[Comp-neuro] BOOK - How We Remember: Brain Mechanisms of Episodic Memory

Michael Hasselmo hasselmo at gmail.com
Wed Dec 14 19:14:20 CET 2011


Dear colleagues,

I am pleased to announce publication of a book that may be of interest to
you:



How We Remember: Brain Mechanisms of Episodic Memory

Michael E. Hasselmo

MIT Press, Cambridge, MA (2012)



http://mitpress.mit.edu/catalog/item/default.asp?ttype=2&tid=12708



Description from the publisher:
Episodic memory proves essential for daily function, allowing us to
remember where we parked the car, what time we walked the dog, or what a
friend said earlier. In *How We Remember*, Michael Hasselmo draws on recent
developments in neuroscience to present a new model describing the brain
mechanisms for encoding and remembering such episodes as spatiotemporal
trajectories. He reviews physiological breakthroughs on the regions
implicated in episodic memory, including the discovery of grid cells, the
cellular mechanisms of persistent spiking and resonant frequency, and the
topographic coding of space and time. These discoveries inspire a theory
for understanding the encoding and retrieval of episodic memory not just as
discrete snapshots but as a dynamic replay of spatiotemporal trajectories,
allowing us to “retrace our steps” to recover a memory.



On the behavioral level, Hasselmo emphasizes the capacity to encode and
retrieve spatiotemporal trajectories from personal experience, including
the time and location of individual events. On the biological level, he
focuses on the dynamical properties of neurons and networks in the brain
regions mediating episodic memory, addressing the role of neural
oscillations and the effect of drugs on episodic memory. In the main text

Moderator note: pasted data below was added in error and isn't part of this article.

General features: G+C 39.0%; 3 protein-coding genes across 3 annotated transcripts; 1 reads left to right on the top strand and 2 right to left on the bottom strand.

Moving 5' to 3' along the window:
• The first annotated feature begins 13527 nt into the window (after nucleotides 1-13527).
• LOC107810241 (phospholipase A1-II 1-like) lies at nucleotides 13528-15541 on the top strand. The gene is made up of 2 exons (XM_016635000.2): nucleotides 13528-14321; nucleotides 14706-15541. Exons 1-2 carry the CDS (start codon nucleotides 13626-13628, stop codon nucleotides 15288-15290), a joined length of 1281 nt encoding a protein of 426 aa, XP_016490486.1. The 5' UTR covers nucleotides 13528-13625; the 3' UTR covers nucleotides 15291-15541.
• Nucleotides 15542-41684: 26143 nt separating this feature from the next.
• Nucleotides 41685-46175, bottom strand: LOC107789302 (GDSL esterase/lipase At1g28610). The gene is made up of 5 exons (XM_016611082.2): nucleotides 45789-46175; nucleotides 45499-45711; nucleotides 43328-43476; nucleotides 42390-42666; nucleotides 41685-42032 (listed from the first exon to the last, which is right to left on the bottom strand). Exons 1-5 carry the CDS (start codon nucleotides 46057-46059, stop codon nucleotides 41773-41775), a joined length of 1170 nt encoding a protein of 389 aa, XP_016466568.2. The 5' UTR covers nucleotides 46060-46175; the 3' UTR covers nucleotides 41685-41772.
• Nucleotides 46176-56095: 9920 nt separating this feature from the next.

of the book, he presents the model in narrative form, accessible to
scholars and advanced undergraduates in many fields. In the appendix, he
presents the material in a more quantitative style, providing mathematical
descriptions appropriate for advanced undergraduates and graduate students
in neuroscience or engineering.



About the Author:

Michael Hasselmo is Professor of Psychology and Director of the
Computational Neurophysiology Laboratory at Boston University, where he is
also a faculty memory in the Center for Memory and Brain and the Graduate
Program for Neuroscience and principal investigator on grants from the
National Institute of Mental Health and the Office of Naval Research.
-- 
Prof. Michael Hasselmo
Center for Memory and Brain, Department of Psychology and Graduate Program
for Neuroscience, Boston University, 2 Cummington St., Boston, MA, 02215,
USA
Tel: (617) 353-1397, e-mail: hasselmo at bu.edu, http://www.bu.edu/hasselmo

Recent book release: Hasselmo (2012) How We Remember: Brain Mechanisms of
Episodic Memory. MIT Press: Cambridge, MA.
http://mitpress.mit.edu/catalog/item/default.asp?ttype=2&tid=12708
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